Navigating family life after a divorce has challenges. It can be a significant adjustment to learning how to parent your children separately.
As a parent, you can always count on change. The custody agreement that worked for the beginning of your divorce may not be the best agreement for you and your family now.
Here’s what you should know about modifying your custody agreement and what courts look for when you want to make a change.
Conditions to make a change
Courts expect a child custody agreement to keep parents accountable for their responsibility for the child. While there are conditions to allow parents to make changes, the agreement should cover various circumstances to make changes infrequent.
In Florida, the courts allow parents to change the custody agreement when there both parents are in agreement, or there are significant and unanticipated changes in circumstances, such as:
- Parent relocation
- Illness or injury of parent or child
Even in these circumstances, courts will look at the child’s best interests and make a judgment based on what is right for the child.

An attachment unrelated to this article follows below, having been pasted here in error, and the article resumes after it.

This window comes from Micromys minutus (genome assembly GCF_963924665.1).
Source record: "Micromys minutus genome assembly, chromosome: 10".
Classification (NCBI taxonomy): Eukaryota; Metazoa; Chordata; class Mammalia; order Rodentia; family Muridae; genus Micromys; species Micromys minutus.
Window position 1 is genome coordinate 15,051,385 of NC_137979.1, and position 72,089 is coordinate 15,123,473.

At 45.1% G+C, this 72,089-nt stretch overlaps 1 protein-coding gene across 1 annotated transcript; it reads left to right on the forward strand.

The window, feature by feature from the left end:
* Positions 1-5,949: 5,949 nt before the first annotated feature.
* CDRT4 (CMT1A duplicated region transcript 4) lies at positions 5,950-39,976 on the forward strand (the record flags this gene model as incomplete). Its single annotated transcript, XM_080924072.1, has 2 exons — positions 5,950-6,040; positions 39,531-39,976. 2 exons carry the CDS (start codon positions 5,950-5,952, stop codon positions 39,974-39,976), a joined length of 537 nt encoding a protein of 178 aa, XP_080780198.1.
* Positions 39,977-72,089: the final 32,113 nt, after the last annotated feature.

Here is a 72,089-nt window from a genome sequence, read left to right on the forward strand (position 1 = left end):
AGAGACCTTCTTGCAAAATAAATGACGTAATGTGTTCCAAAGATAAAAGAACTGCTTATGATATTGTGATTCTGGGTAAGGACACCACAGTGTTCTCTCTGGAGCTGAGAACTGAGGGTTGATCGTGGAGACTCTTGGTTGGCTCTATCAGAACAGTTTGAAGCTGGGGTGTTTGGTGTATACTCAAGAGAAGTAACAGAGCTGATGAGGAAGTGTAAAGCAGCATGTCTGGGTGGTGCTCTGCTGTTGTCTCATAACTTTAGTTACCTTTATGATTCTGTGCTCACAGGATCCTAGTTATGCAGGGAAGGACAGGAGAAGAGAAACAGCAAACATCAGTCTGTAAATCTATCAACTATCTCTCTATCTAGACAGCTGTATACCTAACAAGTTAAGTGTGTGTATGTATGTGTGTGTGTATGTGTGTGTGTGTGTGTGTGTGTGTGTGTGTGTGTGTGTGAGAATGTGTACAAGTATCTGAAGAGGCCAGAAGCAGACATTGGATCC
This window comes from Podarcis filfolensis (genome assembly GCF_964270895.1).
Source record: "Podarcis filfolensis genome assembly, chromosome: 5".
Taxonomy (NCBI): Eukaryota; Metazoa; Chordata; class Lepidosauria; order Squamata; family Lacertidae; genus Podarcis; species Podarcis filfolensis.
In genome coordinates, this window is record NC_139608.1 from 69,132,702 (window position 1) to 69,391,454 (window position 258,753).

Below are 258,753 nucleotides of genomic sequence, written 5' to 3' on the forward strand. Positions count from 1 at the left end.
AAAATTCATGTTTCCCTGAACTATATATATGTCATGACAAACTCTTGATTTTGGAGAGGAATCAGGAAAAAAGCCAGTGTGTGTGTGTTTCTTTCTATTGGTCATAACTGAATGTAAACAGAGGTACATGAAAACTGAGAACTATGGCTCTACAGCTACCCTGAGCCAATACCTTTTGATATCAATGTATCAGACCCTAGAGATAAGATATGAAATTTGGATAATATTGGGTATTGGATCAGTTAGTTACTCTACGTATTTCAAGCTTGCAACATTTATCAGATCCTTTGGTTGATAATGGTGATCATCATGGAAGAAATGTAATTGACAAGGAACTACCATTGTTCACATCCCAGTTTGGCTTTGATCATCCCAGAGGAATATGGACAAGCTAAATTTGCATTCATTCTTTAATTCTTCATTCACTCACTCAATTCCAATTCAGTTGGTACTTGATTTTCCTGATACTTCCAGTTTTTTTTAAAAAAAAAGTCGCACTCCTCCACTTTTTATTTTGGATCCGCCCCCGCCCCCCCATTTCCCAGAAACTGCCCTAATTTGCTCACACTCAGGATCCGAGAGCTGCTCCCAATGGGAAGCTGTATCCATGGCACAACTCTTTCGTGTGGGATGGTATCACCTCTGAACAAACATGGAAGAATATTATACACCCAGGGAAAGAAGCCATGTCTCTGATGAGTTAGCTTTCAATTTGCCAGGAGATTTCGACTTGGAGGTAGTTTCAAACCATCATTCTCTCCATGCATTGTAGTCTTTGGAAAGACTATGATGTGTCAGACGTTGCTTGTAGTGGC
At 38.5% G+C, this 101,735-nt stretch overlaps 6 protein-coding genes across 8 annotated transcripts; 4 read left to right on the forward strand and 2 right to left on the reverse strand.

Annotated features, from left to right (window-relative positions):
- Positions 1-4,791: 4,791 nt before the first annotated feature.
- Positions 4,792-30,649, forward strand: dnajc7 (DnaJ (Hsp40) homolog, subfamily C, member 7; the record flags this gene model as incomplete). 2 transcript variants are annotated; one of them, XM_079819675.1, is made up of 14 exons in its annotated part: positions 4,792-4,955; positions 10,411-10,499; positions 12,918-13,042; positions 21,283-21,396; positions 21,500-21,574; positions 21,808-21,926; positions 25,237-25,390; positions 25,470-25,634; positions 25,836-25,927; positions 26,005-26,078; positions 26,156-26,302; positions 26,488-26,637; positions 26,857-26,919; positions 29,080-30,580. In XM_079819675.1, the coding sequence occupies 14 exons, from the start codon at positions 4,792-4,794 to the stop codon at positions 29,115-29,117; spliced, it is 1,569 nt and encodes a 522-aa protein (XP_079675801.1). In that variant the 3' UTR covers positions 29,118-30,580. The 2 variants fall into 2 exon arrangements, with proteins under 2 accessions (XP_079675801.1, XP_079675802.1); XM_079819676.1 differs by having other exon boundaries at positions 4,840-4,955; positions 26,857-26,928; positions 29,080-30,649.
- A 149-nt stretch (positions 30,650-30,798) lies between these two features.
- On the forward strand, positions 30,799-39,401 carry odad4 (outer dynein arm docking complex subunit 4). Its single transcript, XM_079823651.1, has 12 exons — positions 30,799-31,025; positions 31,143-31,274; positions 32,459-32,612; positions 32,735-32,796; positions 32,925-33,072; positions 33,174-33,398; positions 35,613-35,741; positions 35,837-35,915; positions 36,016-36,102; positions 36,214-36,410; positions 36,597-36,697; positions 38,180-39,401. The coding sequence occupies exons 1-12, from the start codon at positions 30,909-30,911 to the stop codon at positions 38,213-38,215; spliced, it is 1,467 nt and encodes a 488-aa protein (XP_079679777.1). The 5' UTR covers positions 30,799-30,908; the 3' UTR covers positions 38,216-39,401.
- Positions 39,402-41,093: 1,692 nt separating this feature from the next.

When one parent is moving
Not every move is grounds for making a change in a custody agreement. Typically, courts will only consider a modification if the move will be more than 50 miles away and for more than 60 days.
When one parent plans to move out of the area, you and your spouse will need to reach a new agreement about who has custody and how you will make exchanges. Keep in mind, depending on how far away the move is and the logistics of changing custody, you and your spouse may need to agree on longer custody blocks and how you will share holidays.
As you and your spouse move toward a new custody agreement, consider the parts of the agreement that are most important to you so that there are areas where you are comfortable compromising. You may not get everything you want out of the new arrangement, but you should know your priorities.